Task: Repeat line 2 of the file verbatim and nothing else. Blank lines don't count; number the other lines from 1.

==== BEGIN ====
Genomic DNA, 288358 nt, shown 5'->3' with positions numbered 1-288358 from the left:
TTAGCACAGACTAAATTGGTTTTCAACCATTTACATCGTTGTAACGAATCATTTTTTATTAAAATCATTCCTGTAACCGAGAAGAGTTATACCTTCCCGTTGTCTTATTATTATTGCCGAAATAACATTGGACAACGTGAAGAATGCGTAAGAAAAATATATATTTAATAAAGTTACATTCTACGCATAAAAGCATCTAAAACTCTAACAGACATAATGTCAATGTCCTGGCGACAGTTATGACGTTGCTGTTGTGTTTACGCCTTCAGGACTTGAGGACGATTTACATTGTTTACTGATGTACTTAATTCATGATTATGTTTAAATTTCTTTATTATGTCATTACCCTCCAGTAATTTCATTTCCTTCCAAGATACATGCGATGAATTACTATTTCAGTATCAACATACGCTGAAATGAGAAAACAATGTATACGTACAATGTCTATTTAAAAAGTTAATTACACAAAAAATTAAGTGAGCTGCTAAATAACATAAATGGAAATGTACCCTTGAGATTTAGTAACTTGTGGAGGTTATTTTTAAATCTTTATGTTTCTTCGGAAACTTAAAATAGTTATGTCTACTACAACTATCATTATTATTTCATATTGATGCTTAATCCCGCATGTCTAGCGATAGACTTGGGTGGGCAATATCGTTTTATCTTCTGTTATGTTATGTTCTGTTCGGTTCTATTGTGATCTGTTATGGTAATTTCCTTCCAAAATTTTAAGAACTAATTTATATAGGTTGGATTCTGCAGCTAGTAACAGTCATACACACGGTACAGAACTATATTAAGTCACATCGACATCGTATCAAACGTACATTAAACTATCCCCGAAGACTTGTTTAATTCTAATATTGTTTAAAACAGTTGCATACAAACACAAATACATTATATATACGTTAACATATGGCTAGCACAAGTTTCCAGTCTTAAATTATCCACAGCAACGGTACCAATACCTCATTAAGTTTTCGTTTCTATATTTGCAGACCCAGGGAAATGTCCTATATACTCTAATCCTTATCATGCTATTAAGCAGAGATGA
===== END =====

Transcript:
TTAGCACAGACTAAATTGGTTTTCAACCATTTACATCGTTGTAACGAATCATTTTTTATTAAAATCATTCCTGTAACCGAGAAGAGTTATACCTTCCCGTTGTCTTATTATTATTGCCGAAATAACATTGGACAACGTGAAGAATGCGTAAGAAAAATATATATTTAATAAAGTTACATTCTACGCATAAAAGCATCTAAAACTCTAACAGACATAATGTCAATGTCCTGGCGACAGTTATGACGTTGCTGTTGTGTTTACGCCTTCAGGACTTGAGGACGATTTACATTGTTTACTGATGTACTTAATTCATGATTATGTTTAAATTTCTTTATTATGTCATTACCCTCCAGTAATTTCATTTCCTTCCAAGATACATGCGATGAATTACTATTTCAGTATCAACATACGCTGAAATGAGAAAACAATGTATACGTACAATGTCTATTTAAAAAGTTAATTACACAAAAAATTAAGTGAGCTGCTAAATAACATAAATGGAAATGTACCCTTGAGATTTAGTAACTTGTGGAGGTTATTTTTAAATCTTTATGTTTCTTCGGAAACTTAAAATAGTTATGTCTACTACAACTATCATTATTATTTCATATTGATGCTTAATCCCGCATGTCTAGCGATAGACTTGGGTGGGCAATATCGTTTTATCTTCTGTTATGTTATGTTCTGTTCGGTTCTATTGTGATCTGTTATGGTAATTTCCTTCCAAAATTTTAAGAACTAATTTATATAGGTTGGATTCTGCAGCTAGTAACAGTCATACACACGGTACAGAACTATATTAAGTCACATCGACATCGTATCAAACGTACATTAAACTATCCCCGAAGACTTGTTTAATTCTAATATTGTTTAAAACAGTTGCATACAAACACAAATACATTATATATACGTTAACATATGGCTAGCACAAGTTTCCAGTCTTAAATTATCCACAGCAACGGTACCAATACCTCATTAAGTTTTCGTTTCTATATTTGCAGACCCAGGGAAATGTCCTATATACTCTAATCCTTATCATGCTATTAAGCAGAGATGA